learning.now: at the crossroads of Internet culture & education with host Andy Carvin

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Learning.now is a weblog that explores how new technology and Internet culture affect how educators teach and children learn. It will offer a continuing look at how new technology such as wikis, blogs, vlogs, RSS, podcasts, social networking sites, and the always-on culture of the Internet are impacting teacher and students' lives both inside and out of the classroom.
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Wanna Talk Podcasting? Organize a PodCamp!

Wanna go to a free conference that’s local, focuses on podcasting, brings together really creative people and could help you develop exciting projects with your students? Look no further than PodCamp, then. It’s one of the most interesting trends in the Web 2.0 event scene. The only thing you have to do is organize one for yourself.

I used to be a total conference hound. It wasn’t unusual for me to hit 20 events or more a year, including a lot of overseas events. Unfortunately, that often translated to spending more time traveling back and forth to the event than actually participating in the event. With my current job and a baby at home, I’ve cut back on my travel schedule by 90%, which means I don’t get to connect with colleagues the way I used to. I’ve made up for it by participating in more local activities, like meetups where I can interact with community-based bloggers, podcasters and educators. In some ways these events can be more satisfying, because the people and activities are literally in the neighborhood, so you can follow up on a regular basis, either formally or informally.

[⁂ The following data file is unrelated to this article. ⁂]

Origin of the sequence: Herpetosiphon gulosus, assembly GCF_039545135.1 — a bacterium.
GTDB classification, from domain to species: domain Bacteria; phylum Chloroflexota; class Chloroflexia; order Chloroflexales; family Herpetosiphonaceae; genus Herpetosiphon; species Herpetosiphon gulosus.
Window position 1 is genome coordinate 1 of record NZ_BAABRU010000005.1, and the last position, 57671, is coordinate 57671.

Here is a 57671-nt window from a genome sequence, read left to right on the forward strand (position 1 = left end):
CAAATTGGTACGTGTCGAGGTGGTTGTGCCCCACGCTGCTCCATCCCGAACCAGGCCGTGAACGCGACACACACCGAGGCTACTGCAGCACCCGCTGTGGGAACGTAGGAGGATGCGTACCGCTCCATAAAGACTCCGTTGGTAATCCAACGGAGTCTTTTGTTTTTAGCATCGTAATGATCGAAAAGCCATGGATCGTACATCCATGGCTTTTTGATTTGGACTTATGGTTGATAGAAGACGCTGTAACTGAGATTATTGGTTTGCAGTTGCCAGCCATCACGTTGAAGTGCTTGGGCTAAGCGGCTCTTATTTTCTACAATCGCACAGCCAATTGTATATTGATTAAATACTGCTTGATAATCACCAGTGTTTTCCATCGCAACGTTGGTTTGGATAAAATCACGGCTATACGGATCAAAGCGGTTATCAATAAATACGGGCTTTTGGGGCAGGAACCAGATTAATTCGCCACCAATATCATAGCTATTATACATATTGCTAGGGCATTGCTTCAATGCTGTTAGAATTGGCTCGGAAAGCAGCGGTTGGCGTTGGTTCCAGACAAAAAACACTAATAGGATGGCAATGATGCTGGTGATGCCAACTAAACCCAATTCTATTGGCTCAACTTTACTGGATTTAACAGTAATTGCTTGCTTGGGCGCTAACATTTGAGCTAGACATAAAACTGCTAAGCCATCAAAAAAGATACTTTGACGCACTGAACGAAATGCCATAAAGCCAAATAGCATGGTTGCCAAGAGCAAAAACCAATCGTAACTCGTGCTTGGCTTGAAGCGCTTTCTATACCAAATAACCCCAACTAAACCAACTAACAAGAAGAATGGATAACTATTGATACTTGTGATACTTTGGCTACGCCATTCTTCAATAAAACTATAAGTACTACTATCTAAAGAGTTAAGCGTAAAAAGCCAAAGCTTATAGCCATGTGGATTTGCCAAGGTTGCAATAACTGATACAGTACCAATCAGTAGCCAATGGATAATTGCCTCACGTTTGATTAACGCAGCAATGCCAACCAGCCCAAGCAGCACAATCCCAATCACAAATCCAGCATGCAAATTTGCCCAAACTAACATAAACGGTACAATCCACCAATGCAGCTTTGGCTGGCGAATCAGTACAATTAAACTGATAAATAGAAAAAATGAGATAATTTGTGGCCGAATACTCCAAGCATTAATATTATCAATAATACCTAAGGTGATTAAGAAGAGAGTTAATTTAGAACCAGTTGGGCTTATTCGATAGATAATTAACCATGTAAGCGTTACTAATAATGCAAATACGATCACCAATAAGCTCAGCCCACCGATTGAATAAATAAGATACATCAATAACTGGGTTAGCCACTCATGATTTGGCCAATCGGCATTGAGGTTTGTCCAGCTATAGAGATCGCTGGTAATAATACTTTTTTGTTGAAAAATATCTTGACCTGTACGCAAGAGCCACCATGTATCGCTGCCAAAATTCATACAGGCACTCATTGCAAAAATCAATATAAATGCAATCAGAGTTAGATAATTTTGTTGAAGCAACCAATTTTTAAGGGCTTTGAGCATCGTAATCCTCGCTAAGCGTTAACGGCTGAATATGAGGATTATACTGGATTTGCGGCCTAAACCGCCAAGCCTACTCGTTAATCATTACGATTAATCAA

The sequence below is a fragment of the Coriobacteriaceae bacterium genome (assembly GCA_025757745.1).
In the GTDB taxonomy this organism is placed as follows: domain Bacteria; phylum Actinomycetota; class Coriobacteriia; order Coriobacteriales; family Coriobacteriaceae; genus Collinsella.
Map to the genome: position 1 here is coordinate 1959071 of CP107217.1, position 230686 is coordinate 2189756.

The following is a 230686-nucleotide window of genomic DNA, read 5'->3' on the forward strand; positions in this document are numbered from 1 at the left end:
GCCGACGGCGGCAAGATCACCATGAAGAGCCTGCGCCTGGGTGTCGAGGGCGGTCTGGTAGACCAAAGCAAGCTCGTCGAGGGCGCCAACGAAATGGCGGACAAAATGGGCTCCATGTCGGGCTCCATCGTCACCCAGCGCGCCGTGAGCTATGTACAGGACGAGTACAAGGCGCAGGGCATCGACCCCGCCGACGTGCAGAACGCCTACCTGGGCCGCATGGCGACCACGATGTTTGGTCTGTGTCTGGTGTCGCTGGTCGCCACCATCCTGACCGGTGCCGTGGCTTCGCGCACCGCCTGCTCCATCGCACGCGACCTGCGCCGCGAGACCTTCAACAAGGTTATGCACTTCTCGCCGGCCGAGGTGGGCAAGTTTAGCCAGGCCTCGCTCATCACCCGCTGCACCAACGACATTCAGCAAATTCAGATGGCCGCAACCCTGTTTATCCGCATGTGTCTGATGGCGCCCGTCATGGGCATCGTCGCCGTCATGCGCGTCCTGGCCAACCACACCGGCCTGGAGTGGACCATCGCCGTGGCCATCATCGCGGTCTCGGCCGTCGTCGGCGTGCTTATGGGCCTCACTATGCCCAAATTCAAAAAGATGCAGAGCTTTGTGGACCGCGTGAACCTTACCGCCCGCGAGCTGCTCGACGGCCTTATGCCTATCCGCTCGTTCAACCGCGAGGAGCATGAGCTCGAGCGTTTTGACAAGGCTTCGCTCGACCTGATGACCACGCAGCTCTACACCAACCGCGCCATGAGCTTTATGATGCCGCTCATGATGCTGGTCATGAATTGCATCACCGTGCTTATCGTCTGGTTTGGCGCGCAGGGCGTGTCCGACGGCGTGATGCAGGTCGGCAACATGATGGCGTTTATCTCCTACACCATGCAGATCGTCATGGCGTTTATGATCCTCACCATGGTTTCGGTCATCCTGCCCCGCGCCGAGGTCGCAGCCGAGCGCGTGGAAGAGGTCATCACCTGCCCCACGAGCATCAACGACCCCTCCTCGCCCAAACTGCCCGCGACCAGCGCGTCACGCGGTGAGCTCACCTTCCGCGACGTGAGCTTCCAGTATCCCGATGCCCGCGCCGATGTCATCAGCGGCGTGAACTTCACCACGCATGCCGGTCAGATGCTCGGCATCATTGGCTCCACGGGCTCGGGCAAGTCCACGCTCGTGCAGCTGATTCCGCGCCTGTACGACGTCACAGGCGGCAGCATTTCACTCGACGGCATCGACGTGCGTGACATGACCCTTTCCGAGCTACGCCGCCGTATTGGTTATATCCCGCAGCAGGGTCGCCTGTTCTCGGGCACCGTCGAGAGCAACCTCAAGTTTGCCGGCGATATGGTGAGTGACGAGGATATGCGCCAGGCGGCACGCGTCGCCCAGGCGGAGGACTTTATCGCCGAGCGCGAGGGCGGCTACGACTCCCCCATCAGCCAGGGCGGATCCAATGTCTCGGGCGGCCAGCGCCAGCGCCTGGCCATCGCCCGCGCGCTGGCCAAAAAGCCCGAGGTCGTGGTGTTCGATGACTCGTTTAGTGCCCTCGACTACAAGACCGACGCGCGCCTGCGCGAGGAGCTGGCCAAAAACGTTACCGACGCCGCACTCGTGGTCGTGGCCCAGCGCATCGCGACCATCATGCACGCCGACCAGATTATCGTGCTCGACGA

That’s why I’m really fascinated by the grass-roots conferencing effort known as PodCamp. The first PodCamp was held in Boston just over a year ago, during which a group of local podcasters and video bloggers got together for a teach-in. There was no top-down conference schedule enforced by an organizer or a sponsor. Instead, the event was developed as an “unconference” - a gathering in which the participants themselves plan all the activities on a wiki, and keep the format flexible enough so everyone who attend can be an active participant rather than a passive audience member.

The first PodCamp wasn’t large, but the idea caught fire in the podcasting community. In just over a year now, more than 20 PodCamps have been held around the world, from Pittsburgh to Capetown to Perth. The most recent PodCamp, which took place in Boston this past weekend, attracted nearly 700 participants. Meanwhile, there are at least another dozen PodCamps scheduled around the U.S. and elsewhere between now and next summer.

Each one of these unconferences is organized by local volunteers, open to veteran podcasters and first-timers alike. To be considered a PodCamp event, they just need to share six attributes:

  1. All attendees must be treated equally. Everyone is a rockstar.

  2. All content created must be released under a Creative Commons license. (This license means that any content from the event can be used by anyone else as long as that use is noncommercial in nature, the original creator is cited as the source, and that they require their own users of the content to follow these same sharing rules.)

  3. All attendees must be allowed to participate. (subject to limitations of physical space, of course)

  4. All sessions must obey the Law of 2 Feet - if you’re not getting what you want out of the session, you can and should walk out and do something else. It’s not like you have to get your money’s worth!

  5. The event must be new-media focused - blogging, podcasting, video on the Net.

  6. The financials of a PodCamp must be fully disclosed in an open ledger, except for any donor/sponsor who wishes to remain anonymous.